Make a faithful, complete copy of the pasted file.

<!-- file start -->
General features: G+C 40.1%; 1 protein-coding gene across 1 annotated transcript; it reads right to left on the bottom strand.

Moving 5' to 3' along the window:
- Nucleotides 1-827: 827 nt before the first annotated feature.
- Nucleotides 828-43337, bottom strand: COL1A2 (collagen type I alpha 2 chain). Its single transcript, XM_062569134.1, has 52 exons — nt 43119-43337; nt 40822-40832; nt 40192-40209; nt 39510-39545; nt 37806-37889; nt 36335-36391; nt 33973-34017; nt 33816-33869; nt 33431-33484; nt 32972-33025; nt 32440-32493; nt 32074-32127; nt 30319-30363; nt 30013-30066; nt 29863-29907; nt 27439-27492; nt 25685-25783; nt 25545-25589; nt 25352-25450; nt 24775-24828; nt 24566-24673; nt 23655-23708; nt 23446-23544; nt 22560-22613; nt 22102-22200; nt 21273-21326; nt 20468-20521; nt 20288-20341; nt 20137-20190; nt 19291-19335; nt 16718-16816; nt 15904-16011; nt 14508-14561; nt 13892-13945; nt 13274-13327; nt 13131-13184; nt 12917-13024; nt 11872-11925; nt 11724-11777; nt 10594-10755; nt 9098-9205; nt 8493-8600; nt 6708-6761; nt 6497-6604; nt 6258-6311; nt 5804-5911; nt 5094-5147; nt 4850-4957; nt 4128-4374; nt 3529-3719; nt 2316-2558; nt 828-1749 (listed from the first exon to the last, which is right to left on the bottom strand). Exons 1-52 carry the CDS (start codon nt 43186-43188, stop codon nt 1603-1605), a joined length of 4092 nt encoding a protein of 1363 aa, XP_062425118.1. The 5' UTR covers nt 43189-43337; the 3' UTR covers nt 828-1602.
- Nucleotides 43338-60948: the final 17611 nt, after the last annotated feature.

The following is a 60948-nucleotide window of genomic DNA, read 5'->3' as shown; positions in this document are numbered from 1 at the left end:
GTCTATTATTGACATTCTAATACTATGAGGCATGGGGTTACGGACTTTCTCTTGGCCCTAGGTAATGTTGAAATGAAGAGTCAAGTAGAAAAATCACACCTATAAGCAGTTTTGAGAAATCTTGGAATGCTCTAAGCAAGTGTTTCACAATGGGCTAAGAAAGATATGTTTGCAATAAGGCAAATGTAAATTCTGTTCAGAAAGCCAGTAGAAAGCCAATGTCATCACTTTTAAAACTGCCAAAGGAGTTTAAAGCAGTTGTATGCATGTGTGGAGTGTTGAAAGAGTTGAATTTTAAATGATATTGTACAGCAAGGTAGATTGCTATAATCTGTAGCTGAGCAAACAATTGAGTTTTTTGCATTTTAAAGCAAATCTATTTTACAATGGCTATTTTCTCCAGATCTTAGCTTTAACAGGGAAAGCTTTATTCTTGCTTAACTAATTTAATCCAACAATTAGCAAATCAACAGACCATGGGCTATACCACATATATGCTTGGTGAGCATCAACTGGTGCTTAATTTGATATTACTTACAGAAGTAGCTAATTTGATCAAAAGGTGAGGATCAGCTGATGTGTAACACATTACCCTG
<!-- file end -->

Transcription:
General features: G+C 40.1%; 1 protein-coding gene across 1 annotated transcript; it reads right to left on the bottom strand.

Moving 5' to 3' along the window:
- Nucleotides 1-827: 827 nt before the first annotated feature.
- Nucleotides 828-43337, bottom strand: COL1A2 (collagen type I alpha 2 chain). Its single transcript, XM_062569134.1, has 52 exons — nt 43119-43337; nt 40822-40832; nt 40192-40209; nt 39510-39545; nt 37806-37889; nt 36335-36391; nt 33973-34017; nt 33816-33869; nt 33431-33484; nt 32972-33025; nt 32440-32493; nt 32074-32127; nt 30319-30363; nt 30013-30066; nt 29863-29907; nt 27439-27492; nt 25685-25783; nt 25545-25589; nt 25352-25450; nt 24775-24828; nt 24566-24673; nt 23655-23708; nt 23446-23544; nt 22560-22613; nt 22102-22200; nt 21273-21326; nt 20468-20521; nt 20288-20341; nt 20137-20190; nt 19291-19335; nt 16718-16816; nt 15904-16011; nt 14508-14561; nt 13892-13945; nt 13274-13327; nt 13131-13184; nt 12917-13024; nt 11872-11925; nt 11724-11777; nt 10594-10755; nt 9098-9205; nt 8493-8600; nt 6708-6761; nt 6497-6604; nt 6258-6311; nt 5804-5911; nt 5094-5147; nt 4850-4957; nt 4128-4374; nt 3529-3719; nt 2316-2558; nt 828-1749 (listed from the first exon to the last, which is right to left on the bottom strand). Exons 1-52 carry the CDS (start codon nt 43186-43188, stop codon nt 1603-1605), a joined length of 4092 nt encoding a protein of 1363 aa, XP_062425118.1. The 5' UTR covers nt 43189-43337; the 3' UTR covers nt 828-1602.
- Nucleotides 43338-60948: the final 17611 nt, after the last annotated feature.

The following is a 60948-nucleotide window of genomic DNA, read 5'->3' as shown; positions in this document are numbered from 1 at the left end:
GTCTATTATTGACATTCTAATACTATGAGGCATGGGGTTACGGACTTTCTCTTGGCCCTAGGTAATGTTGAAATGAAGAGTCAAGTAGAAAAATCACACCTATAAGCAGTTTTGAGAAATCTTGGAATGCTCTAAGCAAGTGTTTCACAATGGGCTAAGAAAGATATGTTTGCAATAAGGCAAATGTAAATTCTGTTCAGAAAGCCAGTAGAAAGCCAATGTCATCACTTTTAAAACTGCCAAAGGAGTTTAAAGCAGTTGTATGCATGTGTGGAGTGTTGAAAGAGTTGAATTTTAAATGATATTGTACAGCAAGGTAGATTGCTATAATCTGTAGCTGAGCAAACAATTGAGTTTTTTGCATTTTAAAGCAAATCTATTTTACAATGGCTATTTTCTCCAGATCTTAGCTTTAACAGGGAAAGCTTTATTCTTGCTTAACTAATTTAATCCAACAATTAGCAAATCAACAGACCATGGGCTATACCACATATATGCTTGGTGAGCATCAACTGGTGCTTAATTTGATATTACTTACAGAAGTAGCTAATTTGATCAAAAGGTGAGGATCAGCTGATGTGTAACACATTACCCTG